You're not a member of the tea party are you mate ?
 

1 red gu

4x4 Earth Contributer
i totally agree a training course is a good thing
i did a course with a 4wd club and it was only around the $200 dollar mark
not shore if i would fork out $600 for one though

the best things i got out of it was stall starts up and down steep hills (I've seen many people panic in this situation:eek:)
the many different forms of recovering a car from snatching to winching and everything in between, (and how to do it safely)
it is amazing what you can do with a high lift jack!!! if all else fail's :eek::eek::)

i think its important to know how a recovery situation works so everyone is on the same page and knows what to do.
weather it be running winch cable, winch extension straps, tree trunk protectors, drag chains. using snatch blocks or just in a simple snatch
not overloading a strap or cable by driving to fast or to slow when winching is a thing everyone needs to know before tackling any hard track becouce you could just save the life of someone helping you or someones hard earned cash in equipment

i think i have used every thing i was told and more but there's nothing like putting it in to practice out on the trails :D:D
cheers
 
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Big Matt

Active Member
i think its important to know how a recovery situation works so everyone is on the same page and knows what to do.
weather it be running winch cable, winch extension straps, tree trunk protectors, drag chains. using snatch blocks or just in a simple snatch
not overloading a strap or cable by driving to fast or to slow when winching is a thing everyone needs to know before tackling any hard track becouce you could just save the life of someone helping you or someones hard earned cash in equipment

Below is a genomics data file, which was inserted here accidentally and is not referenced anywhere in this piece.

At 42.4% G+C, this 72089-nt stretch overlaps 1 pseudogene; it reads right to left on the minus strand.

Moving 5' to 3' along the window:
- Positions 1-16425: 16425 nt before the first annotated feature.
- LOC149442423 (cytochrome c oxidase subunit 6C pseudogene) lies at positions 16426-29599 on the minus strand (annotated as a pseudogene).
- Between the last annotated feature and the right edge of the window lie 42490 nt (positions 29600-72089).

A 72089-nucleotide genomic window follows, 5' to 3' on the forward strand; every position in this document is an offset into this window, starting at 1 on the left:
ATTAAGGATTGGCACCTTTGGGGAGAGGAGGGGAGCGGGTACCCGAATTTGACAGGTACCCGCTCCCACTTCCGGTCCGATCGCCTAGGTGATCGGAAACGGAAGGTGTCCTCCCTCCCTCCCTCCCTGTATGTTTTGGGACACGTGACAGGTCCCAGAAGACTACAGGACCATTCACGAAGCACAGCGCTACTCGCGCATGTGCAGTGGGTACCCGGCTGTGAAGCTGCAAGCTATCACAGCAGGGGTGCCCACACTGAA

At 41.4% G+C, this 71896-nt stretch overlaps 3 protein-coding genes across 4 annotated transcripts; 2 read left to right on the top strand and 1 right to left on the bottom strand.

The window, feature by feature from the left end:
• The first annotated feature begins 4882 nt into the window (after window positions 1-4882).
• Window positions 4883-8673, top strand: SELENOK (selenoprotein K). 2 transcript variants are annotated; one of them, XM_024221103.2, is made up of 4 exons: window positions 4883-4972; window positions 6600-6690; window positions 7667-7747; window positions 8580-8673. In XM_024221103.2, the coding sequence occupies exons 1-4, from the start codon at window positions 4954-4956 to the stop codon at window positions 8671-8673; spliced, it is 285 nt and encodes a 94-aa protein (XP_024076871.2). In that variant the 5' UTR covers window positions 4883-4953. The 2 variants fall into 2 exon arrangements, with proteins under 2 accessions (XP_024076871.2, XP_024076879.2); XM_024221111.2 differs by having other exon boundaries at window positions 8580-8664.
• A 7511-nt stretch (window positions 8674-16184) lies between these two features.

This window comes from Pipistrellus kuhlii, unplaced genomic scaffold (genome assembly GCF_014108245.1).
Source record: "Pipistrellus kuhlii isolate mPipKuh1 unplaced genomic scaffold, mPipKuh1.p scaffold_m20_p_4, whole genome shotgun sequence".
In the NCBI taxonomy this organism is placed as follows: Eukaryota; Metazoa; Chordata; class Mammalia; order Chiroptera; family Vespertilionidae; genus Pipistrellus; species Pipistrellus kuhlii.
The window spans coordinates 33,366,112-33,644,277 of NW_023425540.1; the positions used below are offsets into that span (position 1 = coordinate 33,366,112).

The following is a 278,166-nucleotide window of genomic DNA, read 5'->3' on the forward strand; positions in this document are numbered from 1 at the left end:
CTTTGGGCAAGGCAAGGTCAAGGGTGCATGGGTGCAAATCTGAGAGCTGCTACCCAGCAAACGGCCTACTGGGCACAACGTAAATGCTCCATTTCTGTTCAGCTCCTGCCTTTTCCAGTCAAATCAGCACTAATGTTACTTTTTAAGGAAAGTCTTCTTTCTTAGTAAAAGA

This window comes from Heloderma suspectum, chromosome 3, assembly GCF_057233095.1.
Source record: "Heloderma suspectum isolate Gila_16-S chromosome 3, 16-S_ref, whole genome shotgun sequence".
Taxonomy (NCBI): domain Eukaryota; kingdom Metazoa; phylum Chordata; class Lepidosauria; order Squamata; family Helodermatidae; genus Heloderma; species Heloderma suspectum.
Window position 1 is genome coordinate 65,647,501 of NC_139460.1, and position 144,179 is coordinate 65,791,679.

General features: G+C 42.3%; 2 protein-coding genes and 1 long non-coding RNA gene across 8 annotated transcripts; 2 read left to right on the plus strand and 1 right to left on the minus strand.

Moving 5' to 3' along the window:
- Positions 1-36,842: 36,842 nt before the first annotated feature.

I sort of agree with that, but not in all cases. I agree that people have a basic knowledge at least of recoveries etc helps make stuff run smoother and in some cases safer however Ive come across a few people doing stuff they probably shouldn't have been doing because they were armed with a little knowledge and no experience, but because they had done a "course" they felt they were well prepared to tackle the challenges in front of them.

A little knowledge can be a dangerous thing

Also how often do you get into a situation like you get put in when doing a recovery course, it still requires some experience and the ability to look at a situation and determine the best or safest way to preform the recovery at hand. Same goes for driving harder or different lines on tracks, they are always different to what you might learn on. In these situations nothing beats seat time out on the tracks

THERE is NOTHING better than "OUT IN THE FIELD EXPERIENCE" and if you can go with experienced people that will steer you in the right direction...

Whats written on paper doesn't always pan out in the bush...Keep common sense and a strict-ed safety regime and you'll come out the better...